Bloomberg Law
Nov. 7, 2022, 5:34 PM

ANALYSIS: Union Negotiators Rode H1’s Market Wave to Big Raises

Robert Combs
Robert Combs
Legal Analyst

Union negotiators have been capitalizing on the labor market while it’s hot, securing pay raises for their members that are nearly twice as high as they were less than two years ago.

Statistics in Bloomberg Law’s Quarterly Union Wage Data report show that union contracts ratified in second-quarter 2022 called for an average first-year pay raise of 5.3%—the highest average raise in at least 15 years. From Q3 2020 through Q1 2021, first-year raises in union contracts averaged only 2.8%.

With signing bonuses and other lump-sum payments added to the calculations, union wages increased at an even higher rate. First-year raises in Q2 averaged 6.3% when lump-sum payments were factored in, more than doubling the 3% average negotiated in Q3 2020.

The second-quarter payouts have propelled 2022 far ahead of recent years when it comes to wage gains: At 2022’s midyear point, unions negotiated an average 5% first-year pay raise, up from 3% in H1 2021, and 3.2% in 2020 and 2019.

The surge has been driven largely by union negotiators in the private nonmanufacturing sector, where raises in the first half of 2022 averaged 6.3%. But the averages in the manufacturing (4.7%) and state and local government (3.4%) sectors have also shown huge gains over previous years.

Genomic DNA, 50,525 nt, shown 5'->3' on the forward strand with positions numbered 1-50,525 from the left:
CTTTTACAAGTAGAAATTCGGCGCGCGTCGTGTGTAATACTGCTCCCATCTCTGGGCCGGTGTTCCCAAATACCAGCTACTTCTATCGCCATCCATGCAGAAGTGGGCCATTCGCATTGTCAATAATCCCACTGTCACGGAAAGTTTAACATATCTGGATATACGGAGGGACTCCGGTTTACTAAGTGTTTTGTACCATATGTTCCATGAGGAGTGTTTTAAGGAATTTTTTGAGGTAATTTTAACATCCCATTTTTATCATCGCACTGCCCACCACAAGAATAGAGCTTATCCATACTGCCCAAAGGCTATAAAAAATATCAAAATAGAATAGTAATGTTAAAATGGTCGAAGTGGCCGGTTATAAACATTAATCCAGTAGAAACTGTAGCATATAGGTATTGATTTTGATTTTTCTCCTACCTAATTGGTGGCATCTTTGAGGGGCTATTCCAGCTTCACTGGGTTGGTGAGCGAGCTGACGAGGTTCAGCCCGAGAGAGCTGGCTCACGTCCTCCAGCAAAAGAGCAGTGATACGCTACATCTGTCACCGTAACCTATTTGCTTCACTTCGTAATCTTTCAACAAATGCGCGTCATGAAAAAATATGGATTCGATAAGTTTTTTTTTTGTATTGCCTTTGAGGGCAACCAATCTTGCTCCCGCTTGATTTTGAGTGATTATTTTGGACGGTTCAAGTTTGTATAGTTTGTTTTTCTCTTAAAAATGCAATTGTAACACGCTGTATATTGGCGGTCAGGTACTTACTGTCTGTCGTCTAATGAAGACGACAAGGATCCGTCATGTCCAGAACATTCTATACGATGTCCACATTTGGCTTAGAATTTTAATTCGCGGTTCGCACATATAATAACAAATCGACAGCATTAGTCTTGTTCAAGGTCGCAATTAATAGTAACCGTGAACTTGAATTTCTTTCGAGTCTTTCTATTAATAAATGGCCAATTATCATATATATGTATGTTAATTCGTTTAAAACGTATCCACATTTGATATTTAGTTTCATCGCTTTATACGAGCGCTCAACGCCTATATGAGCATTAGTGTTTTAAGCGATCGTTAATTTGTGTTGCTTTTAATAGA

Following pandemic-era cutbacks, furloughs, and health-related disputes, unions have said that changes are long overdue in the harder-to-measure areas like working conditions, safety, and employee well-being. But these statistics show that unions aren’t missing their chance to improve their quantifiables as well.

It’s worth noting that the vast majority of these contracts are not coming from the wave of newly organized bargaining units that have dominated the H1 2022. Only 34 of the 411 contracts analyzed in H1 were first contracts, as opposed to renewals.

Because first contracts take so long to ratify, this unionization trend’s full impact on wages may not be known until well into the future. But that future is growing more uncertain, economy-wise. Let’s see what happens when unions forged in a hot labor market have to negotiate their way through a cooler one.

Bloomberg Law subscribers can access, search, and run reports from the Settlement Summaries database by using our Labor PLUS: Organizing and Bargaining Data resource.

If you’re reading this article on the Bloomberg Terminal, please run BLAW OUT <GO> to access the hyperlinked content or click here to view the web version of this article.